Yeah, I thought it was weird that you ran into all this spooky stuff only to end up fighting what amounts to a bunch of guys. The atmosphere seemed to belong in a game where you’d be fighting monsters or whatever.

I was scared in to not playing this game. That’s how big of a wuss I am.

I thought it was a let down. I’ve loved pretty much anything Monolith has done but FEAR actually bored me. I played to the middle of the game and grew tired of fighting the same enemies in the same office complex hallways over and over. I knew it wasn’t going to be like that for the rest of the game but I just didn’t feel any drive to finish it.

The game did look gorgeous and ran great on my system. I’m not sure what it was but it lacked something that pretty much every other Monolith shooter had. I haven’t played Condemned either but I’ve heard similar complaints about it as well.

Another thing that annoyed me was the way objects would bounce and rattle around for no particular reason due to some weirdness in the physics engine. It was not uncommon to come across vibrating reams of copy paper on a desk or a dancing gooseneck lamp. Moreover, if I got within two feet of a trashcan or swivel chair it would often clank, roll, and rumble like I had just given it a football kick. I can’t tell you how many times I jumped out of my own seat with fright, not because of the preprogrammed “spooky” moments in the game, but because a goddamned trashcan was sent flying across the room behind me as I passed by.

I always figured that was just intentional, freaky, telekinetic psychic-devil-girl stuff.

I was also disappointed in F.E.A.R. It just lacked suspense; the much-hyped plot was puerile. The graphics and AI were fun, though I don’t seem to remember the guards popping up in trios. Was this a function of difficulty level?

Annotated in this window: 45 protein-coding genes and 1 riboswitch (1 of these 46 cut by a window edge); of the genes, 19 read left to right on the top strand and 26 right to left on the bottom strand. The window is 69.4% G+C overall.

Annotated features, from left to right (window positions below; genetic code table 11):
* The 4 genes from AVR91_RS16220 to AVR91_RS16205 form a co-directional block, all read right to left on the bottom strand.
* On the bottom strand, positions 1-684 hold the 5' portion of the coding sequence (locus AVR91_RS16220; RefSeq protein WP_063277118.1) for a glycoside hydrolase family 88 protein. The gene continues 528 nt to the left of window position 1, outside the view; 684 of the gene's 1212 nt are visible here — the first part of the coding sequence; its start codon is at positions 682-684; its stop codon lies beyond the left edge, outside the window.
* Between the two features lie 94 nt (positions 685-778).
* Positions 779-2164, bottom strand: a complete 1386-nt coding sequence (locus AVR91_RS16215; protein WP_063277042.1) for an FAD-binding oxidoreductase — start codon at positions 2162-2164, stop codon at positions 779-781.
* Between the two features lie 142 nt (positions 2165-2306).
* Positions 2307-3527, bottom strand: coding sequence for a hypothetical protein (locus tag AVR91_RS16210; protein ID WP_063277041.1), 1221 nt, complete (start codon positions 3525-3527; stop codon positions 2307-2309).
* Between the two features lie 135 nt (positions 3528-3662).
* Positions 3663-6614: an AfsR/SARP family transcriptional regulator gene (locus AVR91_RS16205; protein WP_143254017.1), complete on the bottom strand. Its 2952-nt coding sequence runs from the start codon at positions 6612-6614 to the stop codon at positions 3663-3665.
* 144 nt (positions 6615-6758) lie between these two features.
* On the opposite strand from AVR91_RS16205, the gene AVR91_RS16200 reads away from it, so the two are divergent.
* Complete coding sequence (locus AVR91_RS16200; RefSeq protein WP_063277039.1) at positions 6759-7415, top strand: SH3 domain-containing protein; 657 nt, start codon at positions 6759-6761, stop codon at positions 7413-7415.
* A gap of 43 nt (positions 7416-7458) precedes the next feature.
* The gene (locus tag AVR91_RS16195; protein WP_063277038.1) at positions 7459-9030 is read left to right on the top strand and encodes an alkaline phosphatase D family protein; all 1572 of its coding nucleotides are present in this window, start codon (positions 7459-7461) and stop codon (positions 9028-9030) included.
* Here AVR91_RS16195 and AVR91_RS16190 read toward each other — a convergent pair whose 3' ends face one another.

I have really mixed feelings about it. I’ve been giving it a couple hours a week for the last few weeks and I feel like I have to force myself to play. The combat is AWESOME, and the AI seems pretty good. I have fun with the shootouts, but as was mentioned before it feels like the story is just forgotten after a while and the spooky scare tactics seem to be dropped as well. The single player campaign really seems to be a lame excuse to have Hollywood style shootouts; the levels themselves could be randomly generated and be just as fun. I’m in the 7th interval (out of 10) and I can honestly say I’ve really learned nothing about the story that I didn’t know after the opening segment of the game. As good as the combat is, I’m really sick of fighting the same enemies, with the same 3/4 weapons, in the same dark office lobby every 5 minutes. To tell the truth, I’d welcome the annoyingly typical sewer level, or a platform level, hell even an escort mission would be a welcome change of pace.

Sewer level and Escort Mission are both in there before the end of the game!

Loved this game. A lot. By the end I had seen enough generic maintenance hallways to last me a lifetime, but the combat was just so much fun and I thought there were genuinely scary moments.

The end was kind of a letdown. Well, the part right near the end. The very end part was great.

I loved this game. One of the best shooters I’ve played in a long time.

I enjoyed the game, but, yeah, it had super repetitive environments and enemy encounters. Listen for radio crackle, flank, nade, slo-mo, repeat.

I alternated a level in F.E.A.R. with a level in Quake 4 when I played those two titles, and it seemed to make each title better.